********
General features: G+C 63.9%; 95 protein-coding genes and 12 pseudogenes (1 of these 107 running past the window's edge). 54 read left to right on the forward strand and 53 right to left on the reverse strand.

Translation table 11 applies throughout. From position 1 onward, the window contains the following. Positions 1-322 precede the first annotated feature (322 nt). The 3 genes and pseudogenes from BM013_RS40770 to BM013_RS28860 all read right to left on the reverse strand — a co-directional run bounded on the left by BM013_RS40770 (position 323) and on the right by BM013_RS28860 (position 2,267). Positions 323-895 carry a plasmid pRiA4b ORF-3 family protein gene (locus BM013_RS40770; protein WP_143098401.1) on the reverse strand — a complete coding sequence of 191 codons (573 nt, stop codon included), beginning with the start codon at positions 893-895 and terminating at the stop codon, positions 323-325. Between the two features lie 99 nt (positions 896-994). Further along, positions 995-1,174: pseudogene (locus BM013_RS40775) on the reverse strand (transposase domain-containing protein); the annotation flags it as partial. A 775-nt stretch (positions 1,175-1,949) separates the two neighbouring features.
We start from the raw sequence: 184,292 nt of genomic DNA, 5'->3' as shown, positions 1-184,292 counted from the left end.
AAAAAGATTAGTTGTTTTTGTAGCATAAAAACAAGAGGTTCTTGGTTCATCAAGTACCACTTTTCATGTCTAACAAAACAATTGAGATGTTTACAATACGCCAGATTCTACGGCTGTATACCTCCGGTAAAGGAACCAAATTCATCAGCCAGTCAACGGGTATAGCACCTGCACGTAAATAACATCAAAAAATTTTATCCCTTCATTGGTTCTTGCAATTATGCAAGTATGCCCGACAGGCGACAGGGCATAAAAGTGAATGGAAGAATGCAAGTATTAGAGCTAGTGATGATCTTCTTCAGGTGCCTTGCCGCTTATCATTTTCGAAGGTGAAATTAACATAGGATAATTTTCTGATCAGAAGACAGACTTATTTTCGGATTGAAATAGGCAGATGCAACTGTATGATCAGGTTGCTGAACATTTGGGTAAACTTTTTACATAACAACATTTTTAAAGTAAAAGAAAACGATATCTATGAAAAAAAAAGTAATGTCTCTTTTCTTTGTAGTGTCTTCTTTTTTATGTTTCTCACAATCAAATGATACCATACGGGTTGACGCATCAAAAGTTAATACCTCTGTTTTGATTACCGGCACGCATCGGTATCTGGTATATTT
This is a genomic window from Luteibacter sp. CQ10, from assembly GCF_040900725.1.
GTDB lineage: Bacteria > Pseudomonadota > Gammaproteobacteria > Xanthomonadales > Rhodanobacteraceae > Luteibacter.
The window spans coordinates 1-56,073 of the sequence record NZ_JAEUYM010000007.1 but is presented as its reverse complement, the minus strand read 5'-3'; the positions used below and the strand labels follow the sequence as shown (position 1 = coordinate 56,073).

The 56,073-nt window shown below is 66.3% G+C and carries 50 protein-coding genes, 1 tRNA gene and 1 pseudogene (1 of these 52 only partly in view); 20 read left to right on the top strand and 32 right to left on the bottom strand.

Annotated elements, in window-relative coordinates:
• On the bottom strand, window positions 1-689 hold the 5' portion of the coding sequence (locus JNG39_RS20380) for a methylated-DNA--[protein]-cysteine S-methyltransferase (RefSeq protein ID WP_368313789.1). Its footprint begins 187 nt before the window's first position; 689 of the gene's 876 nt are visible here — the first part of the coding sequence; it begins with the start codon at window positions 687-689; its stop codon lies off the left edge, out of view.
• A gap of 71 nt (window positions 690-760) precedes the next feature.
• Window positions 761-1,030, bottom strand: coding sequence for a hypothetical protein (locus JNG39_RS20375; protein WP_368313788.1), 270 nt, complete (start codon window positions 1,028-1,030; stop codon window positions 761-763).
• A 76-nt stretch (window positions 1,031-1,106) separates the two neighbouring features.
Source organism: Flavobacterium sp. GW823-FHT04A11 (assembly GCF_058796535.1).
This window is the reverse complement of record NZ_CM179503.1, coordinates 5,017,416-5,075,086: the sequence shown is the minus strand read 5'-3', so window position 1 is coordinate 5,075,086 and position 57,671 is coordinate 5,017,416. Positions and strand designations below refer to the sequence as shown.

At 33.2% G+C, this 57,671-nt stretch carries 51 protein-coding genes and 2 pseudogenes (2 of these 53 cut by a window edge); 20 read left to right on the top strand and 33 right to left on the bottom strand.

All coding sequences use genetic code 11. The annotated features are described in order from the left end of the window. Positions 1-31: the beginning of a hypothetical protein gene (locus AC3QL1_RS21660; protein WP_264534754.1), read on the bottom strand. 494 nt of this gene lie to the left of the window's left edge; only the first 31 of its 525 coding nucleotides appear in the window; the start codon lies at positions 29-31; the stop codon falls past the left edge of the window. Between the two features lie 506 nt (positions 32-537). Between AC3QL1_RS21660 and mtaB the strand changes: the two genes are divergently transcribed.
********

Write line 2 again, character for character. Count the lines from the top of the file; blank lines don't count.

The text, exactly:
Translation table 11 applies throughout. From position 1 onward, the window contains the following. Positions 1-322 precede the first annotated feature (322 nt). The 3 genes and pseudogenes from BM013_RS40770 to BM013_RS28860 all read right to left on the reverse strand — a co-directional run bounded on the left by BM013_RS40770 (position 323) and on the right by BM013_RS28860 (position 2,267). Positions 323-895 carry a plasmid pRiA4b ORF-3 family protein gene (locus BM013_RS40770; protein WP_143098401.1) on the reverse strand — a complete coding sequence of 191 codons (573 nt, stop codon included), beginning with the start codon at positions 893-895 and terminating at the stop codon, positions 323-325. Between the two features lie 99 nt (positions 896-994). Further along, positions 995-1,174: pseudogene (locus BM013_RS40775) on the reverse strand (transposase domain-containing protein); the annotation flags it as partial. A 775-nt stretch (positions 1,175-1,949) separates the two neighbouring features.